It’s here that Krug resides today, sharp, chatty and slightly dozy after a late night grappling with iMovie, a new concept to the technophobe. “I assume this application isn’t difficult for most people,” he drily concedes. “Luckily there were some YouTube tutorials provided by eleven year old kids, which helped.”
Musically, Krug’s Finland move yielded animating results, but where his and Siinai’s Heartbreaking Bravery LP – a bleakly euphoric thing – saw Krug mesmerised by the dark glamour of heartache, new record Julia... opens its heart to the light. It’s avowed and proud, an album of “big, soft and fuzzy themes: love, acceptance, compassion.”
These themes are not hard to spot. All of Julia...’s songs stem from doubt, vulnerability and despair. “There’s no reason I should feel like dying/But you’re the reason I’m here and alive, either way,” he sings on centrepiece Dreamy Summer – but they flourish and branch into contradictory utopias, somewhere hopeful and pure and elevated. On First Violin, Krug’s tender lyrics are borne by pluvial piano lines, his wails evoking a skydiver in freefall, upper-echelon keys fluttering like doves, and it sounds magnificent. “The music is sort of vulnerable and exposed, yet true, or pure. So the approach to lyrics was to keep it simple and tell the truth. There's a vulnerability in that, too.”
It’s never clearer than on opener Barbarian: “I am a barbarian,” Krug roars, before adding, “sometimes.” Even his self-flaggelation is noncommittal. Elsewhere, unfashionable biblical allusions at once rebuke and sympathise with a Godless generation. These pangs of transcendence don’t speak of hippy spirituality or genuine theism, but rather of a man who has seen darkness all over and deduced that the only way out is up.
“This album is more optimistic than anything I've put out so far as Moonface,” he confesses. “There are a lot of love songs, which in part address the rock-angry, love-is-shit songs of Heartbreaking Bravery. Julia... is like a current version of myself talking reasonably to a younger version of myself.”
Does working alone help or hinder sanity? “It hinders! Making art alone is a great way to go insane, if that's what you're looking to do. It’s this combination of paralysing self doubt and delusions of grandeur, running free in your brain. There’s no one to stop you when you've gone down a rabbit hole of some bullshit idea, only to realise weeks later that it's so convoluted it expresses nothing. Working with other people can save you days and days of that sort of agony.”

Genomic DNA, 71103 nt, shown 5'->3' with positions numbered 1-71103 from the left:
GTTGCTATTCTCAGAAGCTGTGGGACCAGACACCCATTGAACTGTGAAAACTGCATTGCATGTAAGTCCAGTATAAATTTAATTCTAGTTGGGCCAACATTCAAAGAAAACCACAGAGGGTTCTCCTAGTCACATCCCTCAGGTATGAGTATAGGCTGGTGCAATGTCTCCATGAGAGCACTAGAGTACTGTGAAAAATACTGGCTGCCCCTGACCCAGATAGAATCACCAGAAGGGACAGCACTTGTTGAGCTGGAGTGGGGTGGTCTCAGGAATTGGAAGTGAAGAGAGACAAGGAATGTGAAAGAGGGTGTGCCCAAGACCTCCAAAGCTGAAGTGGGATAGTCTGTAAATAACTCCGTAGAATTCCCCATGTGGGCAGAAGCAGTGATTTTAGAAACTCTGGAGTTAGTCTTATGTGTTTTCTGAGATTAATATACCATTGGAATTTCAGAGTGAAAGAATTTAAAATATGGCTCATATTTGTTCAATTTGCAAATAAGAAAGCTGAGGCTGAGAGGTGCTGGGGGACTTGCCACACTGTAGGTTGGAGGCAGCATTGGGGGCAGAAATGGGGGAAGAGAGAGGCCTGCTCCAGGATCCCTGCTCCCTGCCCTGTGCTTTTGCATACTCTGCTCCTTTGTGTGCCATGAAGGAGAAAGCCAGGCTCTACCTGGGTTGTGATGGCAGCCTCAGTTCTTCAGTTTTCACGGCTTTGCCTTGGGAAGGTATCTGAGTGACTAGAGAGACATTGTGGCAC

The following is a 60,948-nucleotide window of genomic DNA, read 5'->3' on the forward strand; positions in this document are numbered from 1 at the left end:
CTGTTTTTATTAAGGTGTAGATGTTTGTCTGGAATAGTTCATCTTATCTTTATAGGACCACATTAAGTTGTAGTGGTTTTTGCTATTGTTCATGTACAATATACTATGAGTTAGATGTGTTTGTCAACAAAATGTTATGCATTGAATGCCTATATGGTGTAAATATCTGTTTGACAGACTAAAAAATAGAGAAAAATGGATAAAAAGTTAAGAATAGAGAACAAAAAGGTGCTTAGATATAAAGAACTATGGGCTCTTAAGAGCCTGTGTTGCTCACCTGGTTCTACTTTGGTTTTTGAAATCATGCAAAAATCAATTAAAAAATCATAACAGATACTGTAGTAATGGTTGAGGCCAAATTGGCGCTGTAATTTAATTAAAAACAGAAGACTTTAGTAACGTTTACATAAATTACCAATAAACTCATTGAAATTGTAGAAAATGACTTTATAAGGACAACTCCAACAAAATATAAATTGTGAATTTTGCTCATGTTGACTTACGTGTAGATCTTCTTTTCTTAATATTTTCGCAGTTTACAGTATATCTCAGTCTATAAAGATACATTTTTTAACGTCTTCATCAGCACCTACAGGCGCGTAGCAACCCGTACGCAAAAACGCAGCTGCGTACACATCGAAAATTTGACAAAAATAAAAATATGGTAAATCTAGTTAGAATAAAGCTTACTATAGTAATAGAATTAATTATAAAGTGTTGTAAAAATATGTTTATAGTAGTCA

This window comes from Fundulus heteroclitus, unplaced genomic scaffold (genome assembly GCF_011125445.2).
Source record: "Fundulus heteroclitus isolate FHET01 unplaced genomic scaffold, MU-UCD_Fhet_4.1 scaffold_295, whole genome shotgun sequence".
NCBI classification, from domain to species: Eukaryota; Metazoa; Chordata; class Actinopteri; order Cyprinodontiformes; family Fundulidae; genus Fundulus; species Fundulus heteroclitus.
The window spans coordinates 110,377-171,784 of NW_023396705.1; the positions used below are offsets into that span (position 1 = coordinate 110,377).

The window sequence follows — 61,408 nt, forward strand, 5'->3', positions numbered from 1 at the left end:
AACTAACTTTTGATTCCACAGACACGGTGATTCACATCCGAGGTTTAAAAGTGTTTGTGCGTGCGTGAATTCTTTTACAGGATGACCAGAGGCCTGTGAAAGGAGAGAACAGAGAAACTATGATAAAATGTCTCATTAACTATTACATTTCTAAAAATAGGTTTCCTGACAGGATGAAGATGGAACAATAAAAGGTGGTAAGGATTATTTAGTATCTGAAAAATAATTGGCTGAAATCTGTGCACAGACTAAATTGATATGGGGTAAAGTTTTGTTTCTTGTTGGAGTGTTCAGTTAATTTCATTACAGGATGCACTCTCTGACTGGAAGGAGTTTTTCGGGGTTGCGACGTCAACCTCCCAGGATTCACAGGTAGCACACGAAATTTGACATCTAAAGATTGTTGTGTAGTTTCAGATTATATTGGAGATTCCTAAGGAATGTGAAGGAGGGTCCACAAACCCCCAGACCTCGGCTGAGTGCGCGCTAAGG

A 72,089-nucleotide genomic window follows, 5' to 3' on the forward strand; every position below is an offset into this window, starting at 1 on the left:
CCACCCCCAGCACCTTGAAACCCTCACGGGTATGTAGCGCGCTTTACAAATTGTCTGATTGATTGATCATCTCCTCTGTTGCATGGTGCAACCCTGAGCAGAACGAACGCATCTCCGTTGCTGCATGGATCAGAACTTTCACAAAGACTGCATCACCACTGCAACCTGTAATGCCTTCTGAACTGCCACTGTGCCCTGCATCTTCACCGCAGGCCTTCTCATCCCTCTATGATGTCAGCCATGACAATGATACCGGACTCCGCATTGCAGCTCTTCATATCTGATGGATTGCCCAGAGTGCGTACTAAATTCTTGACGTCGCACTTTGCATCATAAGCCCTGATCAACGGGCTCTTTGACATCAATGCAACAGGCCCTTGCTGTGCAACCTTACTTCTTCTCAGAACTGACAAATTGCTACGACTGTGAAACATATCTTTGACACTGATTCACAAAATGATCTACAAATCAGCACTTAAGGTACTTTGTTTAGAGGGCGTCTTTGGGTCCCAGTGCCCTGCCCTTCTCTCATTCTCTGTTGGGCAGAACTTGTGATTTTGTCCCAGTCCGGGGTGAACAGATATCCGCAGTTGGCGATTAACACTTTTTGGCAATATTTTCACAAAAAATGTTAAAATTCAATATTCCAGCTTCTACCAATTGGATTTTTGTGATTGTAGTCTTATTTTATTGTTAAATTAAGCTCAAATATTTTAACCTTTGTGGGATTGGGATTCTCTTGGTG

His flowery language is telling: agony, insanity and paralysing self-doubt all figure on the album’s title track, a sweetly histrionic ballad about music’s inadequacy in the face of real beauty. It seems to rebuke his entire catalogue: “It’s a mad man’s game/To make the commonplace unreal... I see you there/At the bottom of the stairs/Obliterating everything I’ve ever written down.” Is he getting disillusioned with it all? “Musical burnout is not something I've ever felt close to,” Krug claims, before pausing to change course. “Although I've definitely noticed it looming on the horizon from time to time. Maybe I saw it there once or twice while making this album. I firmly believe that forced art is shit art, and I try to stay very aware of that.”
“Trying to express pure ideas through songwriting somehow belittles them,” he concludes, without resignation. “The medium just isn't sophisticated enough to be a true reflection of the 'soul'. It always ends up being cracked and distorted. So to make music that does justice to its subject is an almost impossible task, for me, and I basically always fail in some way. I think most artists do, and that's why they keep making art.”